Prismatic use semantic algorithms to make sure that the content it serves up is something you would actually be interested in. As far as content is concerned, we were just as impressed with the selection as we have been with Zite in the past.

By analyzing content that you’ve been sharing on Twitter or Facebook, Prismatic is able to figure out your taste, suggesting not only topics but sites that you may not have heard about. The idea is that you’ll be able to discover content that isn’t already loaded into your RSS reader, or that your friends aren’t sharing.

Share Your Content with Others

Not only can you share content easily from Prismatic to your social networks, you can also create a personalized profile page with a photograph, a list of your interests, but more importantly, the articles you’ve added to your favourites and have shared on social networks will be listed.

With a unique profile page, Prismatic also becomes a personalized magazine that you can share with others. Automated services like Paper.li can be frustrating, but by giving you complete control over what appears on your Prismatic profile page, you can direct your friends and followers to view all the latest articles you want to share from one page, rather than flood your timeline.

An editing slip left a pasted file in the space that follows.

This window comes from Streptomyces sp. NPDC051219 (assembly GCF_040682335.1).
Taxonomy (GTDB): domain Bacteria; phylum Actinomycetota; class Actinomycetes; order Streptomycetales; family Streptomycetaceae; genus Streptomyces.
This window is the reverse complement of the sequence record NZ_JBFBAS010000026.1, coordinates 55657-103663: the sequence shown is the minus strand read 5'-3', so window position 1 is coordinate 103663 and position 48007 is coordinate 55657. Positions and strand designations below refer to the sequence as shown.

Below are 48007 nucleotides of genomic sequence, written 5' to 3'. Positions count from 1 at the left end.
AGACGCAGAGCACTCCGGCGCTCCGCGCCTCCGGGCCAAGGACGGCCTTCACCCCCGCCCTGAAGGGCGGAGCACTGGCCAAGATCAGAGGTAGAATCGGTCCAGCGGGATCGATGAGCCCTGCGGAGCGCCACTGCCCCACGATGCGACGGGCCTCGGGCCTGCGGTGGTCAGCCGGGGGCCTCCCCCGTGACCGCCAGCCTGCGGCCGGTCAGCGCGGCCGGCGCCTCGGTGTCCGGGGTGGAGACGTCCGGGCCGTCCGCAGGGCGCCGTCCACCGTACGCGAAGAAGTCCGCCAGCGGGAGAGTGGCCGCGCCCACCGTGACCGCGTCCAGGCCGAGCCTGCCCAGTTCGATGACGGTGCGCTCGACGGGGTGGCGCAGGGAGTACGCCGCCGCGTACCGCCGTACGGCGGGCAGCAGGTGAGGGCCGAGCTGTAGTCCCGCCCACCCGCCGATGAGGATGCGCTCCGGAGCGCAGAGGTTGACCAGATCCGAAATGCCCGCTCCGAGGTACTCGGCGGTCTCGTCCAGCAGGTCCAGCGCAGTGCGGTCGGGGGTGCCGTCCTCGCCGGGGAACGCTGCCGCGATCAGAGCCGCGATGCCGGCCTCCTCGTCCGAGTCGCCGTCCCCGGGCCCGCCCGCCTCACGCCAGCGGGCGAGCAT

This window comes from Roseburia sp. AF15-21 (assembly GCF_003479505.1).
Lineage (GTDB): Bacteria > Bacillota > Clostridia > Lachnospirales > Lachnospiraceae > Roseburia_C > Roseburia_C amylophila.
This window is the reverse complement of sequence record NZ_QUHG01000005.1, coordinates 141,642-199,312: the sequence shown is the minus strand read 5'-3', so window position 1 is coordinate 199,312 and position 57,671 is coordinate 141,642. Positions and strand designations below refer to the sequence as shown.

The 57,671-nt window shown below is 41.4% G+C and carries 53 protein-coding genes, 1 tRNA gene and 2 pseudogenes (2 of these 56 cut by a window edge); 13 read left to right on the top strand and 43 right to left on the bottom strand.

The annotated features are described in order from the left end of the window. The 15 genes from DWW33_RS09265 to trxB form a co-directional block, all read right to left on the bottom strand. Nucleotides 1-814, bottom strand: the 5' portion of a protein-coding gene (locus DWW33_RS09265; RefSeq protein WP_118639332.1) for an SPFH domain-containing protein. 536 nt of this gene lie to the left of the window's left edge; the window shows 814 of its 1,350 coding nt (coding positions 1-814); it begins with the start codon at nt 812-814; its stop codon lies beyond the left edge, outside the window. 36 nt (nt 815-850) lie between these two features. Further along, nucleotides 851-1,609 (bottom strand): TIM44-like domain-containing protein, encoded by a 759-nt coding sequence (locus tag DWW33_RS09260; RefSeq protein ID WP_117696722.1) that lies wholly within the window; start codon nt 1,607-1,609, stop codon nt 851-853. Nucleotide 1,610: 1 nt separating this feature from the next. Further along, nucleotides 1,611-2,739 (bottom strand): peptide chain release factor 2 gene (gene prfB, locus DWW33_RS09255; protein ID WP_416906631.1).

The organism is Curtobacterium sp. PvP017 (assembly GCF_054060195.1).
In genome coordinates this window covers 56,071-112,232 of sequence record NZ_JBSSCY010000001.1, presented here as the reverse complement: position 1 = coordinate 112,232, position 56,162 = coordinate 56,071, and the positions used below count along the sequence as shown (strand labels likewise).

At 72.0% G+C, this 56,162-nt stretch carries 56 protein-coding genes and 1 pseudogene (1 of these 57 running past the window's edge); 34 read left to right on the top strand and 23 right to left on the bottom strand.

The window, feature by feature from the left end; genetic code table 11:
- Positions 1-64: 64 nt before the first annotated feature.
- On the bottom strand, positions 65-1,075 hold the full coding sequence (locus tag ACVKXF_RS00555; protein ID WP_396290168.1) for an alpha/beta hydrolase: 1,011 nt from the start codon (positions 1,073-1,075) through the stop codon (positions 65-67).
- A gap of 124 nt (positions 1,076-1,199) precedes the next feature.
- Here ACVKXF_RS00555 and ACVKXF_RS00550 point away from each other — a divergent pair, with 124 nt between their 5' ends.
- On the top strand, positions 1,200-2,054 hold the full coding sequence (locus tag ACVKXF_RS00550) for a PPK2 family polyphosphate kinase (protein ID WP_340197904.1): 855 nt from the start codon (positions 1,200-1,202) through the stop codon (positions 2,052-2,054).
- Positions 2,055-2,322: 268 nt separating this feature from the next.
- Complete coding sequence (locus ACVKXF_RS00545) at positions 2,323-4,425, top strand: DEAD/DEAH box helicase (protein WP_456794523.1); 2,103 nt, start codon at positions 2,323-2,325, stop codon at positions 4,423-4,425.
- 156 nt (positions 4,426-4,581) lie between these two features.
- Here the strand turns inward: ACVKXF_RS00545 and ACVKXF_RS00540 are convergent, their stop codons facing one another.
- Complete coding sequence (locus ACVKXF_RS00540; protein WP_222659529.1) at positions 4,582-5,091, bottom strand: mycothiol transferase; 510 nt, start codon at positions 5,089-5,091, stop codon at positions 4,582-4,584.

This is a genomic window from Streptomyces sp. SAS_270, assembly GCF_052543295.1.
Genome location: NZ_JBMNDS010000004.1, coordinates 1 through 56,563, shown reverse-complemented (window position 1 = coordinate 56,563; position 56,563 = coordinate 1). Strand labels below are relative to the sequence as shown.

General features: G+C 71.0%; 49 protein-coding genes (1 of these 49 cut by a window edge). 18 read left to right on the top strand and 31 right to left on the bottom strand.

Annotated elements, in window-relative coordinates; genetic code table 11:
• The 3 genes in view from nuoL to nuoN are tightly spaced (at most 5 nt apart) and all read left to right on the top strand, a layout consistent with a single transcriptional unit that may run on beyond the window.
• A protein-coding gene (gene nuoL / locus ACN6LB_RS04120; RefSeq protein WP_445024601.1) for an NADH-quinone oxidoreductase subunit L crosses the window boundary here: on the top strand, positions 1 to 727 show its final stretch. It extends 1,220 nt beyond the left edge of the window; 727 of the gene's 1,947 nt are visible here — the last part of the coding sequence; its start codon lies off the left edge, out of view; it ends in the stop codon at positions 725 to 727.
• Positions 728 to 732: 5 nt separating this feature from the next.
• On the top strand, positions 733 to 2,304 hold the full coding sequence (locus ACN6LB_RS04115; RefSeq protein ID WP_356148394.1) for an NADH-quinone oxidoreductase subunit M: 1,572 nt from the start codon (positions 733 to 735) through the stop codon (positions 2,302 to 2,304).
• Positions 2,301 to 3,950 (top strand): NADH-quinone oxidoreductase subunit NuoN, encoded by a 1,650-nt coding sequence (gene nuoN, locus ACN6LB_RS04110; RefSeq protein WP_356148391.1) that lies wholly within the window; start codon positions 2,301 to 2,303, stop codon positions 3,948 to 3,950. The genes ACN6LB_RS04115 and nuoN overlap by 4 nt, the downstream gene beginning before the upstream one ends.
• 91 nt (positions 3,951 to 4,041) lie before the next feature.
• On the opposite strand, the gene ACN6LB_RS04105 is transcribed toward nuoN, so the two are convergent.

Our Verdict

Prismatic offers its users the best personalized content we’ve seen that doesn’t come on an iOS or Android app – and it couldn’t be easier to use. That said, the layout is a little outdated. It is easy to skim through a large selection of articles and simply click on the article of your choice and read it on its original website, but compared to Pocket’s slick browser layout , as an example, Prismatic could use a facelift.

The app has the potential to not only serve as a desktop alternative to Zite and Flipboard, but also gives users an interesting alternative to the traditional RSS reader.

While Prismatic is currently desktop only, an iPhone interface is in the works as well, and if there is a consistent experience between the two, where content you’ve already viewed on one device won’t appear on the other, Prismatic has the potential to blow iOS and Android apps like Zite and Flipboard right out of the water.

Have you tried Prismatic? Let us know what you think of it in the comments.

Image Credit: Matt Callow

  1. Lorenzo
    November 18, 2015 at 4:41 pm

    Prismatic doesn't love Windows 10 Mobile. :(

  2. HannibalCat
    August 24, 2012 at 9:24 am

    Prismatic is good - though it isn't going to replace Feedly for me yet - it does manage to dig out stories that I haven't seen elsewhere. I don't check it as religiously as Feedly, but usually every day or so. A very nice idea.

  3. Clinton Wu
    August 14, 2012 at 5:08 pm